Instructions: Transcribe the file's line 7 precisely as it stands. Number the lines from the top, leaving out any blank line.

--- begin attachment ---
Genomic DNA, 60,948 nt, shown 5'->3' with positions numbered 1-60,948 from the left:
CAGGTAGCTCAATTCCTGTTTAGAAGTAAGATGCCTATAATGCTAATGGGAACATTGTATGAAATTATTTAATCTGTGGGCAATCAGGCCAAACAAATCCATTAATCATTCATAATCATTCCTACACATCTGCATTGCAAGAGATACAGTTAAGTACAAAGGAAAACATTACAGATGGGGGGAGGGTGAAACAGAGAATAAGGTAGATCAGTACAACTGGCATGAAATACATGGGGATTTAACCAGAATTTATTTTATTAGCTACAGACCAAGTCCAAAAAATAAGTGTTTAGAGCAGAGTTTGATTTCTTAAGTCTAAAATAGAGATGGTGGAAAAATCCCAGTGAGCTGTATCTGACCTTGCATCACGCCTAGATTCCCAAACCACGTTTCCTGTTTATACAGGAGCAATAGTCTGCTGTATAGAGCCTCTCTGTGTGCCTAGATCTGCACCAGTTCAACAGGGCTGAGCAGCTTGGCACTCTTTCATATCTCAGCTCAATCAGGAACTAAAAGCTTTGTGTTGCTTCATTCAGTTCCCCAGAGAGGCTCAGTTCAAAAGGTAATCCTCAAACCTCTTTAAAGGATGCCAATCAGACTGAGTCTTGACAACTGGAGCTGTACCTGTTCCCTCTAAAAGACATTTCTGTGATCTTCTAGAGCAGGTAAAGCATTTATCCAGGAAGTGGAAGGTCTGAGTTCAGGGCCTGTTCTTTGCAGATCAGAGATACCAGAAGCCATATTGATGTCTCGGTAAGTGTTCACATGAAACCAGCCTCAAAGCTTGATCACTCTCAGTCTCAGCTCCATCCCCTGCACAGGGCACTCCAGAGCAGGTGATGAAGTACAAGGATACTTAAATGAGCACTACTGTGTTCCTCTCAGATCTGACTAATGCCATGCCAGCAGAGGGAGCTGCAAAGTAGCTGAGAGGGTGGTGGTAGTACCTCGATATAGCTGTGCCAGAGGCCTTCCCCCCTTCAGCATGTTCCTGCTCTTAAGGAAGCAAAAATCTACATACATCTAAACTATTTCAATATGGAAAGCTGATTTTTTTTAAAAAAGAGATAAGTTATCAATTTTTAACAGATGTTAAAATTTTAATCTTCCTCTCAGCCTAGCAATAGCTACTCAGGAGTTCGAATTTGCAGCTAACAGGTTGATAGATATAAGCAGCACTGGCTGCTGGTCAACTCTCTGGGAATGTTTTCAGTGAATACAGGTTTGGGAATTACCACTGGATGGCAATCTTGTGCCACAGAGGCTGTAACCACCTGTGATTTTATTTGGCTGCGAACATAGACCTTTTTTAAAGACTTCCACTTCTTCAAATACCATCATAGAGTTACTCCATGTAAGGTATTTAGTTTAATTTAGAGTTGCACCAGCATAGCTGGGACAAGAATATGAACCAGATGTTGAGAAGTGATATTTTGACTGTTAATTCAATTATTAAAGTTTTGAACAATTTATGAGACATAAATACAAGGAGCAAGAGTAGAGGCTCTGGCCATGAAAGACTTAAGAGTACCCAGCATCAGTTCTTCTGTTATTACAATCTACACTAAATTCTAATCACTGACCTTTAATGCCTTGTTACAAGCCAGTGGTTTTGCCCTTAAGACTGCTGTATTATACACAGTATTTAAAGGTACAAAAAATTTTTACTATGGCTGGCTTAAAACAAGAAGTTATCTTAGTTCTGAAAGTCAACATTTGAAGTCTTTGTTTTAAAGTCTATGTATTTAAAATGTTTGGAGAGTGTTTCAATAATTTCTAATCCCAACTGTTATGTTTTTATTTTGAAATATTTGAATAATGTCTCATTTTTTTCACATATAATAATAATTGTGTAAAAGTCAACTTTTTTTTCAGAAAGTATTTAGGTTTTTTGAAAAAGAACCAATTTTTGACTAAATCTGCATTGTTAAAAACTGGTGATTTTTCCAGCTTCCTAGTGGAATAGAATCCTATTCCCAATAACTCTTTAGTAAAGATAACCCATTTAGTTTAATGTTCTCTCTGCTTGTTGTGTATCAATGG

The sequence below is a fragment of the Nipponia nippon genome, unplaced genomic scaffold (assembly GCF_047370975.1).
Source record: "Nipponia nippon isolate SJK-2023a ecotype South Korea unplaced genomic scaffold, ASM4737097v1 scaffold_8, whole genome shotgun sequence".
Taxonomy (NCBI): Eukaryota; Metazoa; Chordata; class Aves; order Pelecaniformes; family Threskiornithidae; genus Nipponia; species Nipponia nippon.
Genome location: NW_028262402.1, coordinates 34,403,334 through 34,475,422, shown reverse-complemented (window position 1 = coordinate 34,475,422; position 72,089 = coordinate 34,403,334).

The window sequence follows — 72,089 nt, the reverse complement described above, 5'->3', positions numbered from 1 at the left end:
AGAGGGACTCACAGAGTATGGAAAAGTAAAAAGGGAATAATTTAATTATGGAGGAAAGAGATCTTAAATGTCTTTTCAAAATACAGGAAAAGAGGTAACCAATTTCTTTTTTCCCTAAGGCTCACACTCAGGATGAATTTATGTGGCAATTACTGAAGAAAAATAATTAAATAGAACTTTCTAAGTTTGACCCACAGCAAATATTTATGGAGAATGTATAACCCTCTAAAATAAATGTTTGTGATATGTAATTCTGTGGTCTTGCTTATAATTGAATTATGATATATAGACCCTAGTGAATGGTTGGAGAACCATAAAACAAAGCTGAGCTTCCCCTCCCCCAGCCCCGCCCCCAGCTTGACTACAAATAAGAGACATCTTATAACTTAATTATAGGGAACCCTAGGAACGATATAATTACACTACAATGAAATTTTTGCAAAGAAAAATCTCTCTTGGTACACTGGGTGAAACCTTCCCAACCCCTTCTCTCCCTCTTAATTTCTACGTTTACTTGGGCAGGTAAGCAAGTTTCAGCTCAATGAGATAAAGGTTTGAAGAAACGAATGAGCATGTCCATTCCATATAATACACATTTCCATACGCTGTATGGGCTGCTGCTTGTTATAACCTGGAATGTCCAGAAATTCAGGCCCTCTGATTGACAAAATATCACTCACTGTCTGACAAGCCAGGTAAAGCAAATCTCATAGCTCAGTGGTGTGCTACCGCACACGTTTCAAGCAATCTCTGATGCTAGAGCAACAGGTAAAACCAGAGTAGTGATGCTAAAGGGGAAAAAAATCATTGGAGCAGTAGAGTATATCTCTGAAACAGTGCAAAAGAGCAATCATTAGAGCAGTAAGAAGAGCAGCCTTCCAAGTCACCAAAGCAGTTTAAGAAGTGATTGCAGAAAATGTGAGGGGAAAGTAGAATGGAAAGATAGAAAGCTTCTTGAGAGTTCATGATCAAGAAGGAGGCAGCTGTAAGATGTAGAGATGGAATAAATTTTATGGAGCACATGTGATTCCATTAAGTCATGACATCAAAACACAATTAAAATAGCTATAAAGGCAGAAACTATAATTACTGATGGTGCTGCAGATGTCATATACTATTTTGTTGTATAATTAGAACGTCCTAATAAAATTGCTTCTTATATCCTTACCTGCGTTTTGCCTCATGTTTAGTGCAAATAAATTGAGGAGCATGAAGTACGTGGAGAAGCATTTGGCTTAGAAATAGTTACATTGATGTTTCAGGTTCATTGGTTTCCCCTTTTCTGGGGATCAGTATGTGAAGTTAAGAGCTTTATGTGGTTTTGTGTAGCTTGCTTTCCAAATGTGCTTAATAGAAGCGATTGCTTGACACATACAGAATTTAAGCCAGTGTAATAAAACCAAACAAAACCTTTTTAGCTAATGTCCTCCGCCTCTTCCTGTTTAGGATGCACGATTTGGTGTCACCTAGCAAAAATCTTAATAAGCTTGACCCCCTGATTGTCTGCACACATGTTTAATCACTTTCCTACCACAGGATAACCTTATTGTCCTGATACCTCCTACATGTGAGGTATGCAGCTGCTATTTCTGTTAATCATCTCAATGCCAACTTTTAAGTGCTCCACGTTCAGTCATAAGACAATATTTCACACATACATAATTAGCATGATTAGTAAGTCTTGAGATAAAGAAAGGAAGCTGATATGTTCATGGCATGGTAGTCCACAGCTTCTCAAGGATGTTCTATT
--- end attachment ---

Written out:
The window sequence follows — 72,089 nt, the reverse complement described above, 5'->3', positions numbered from 1 at the left end: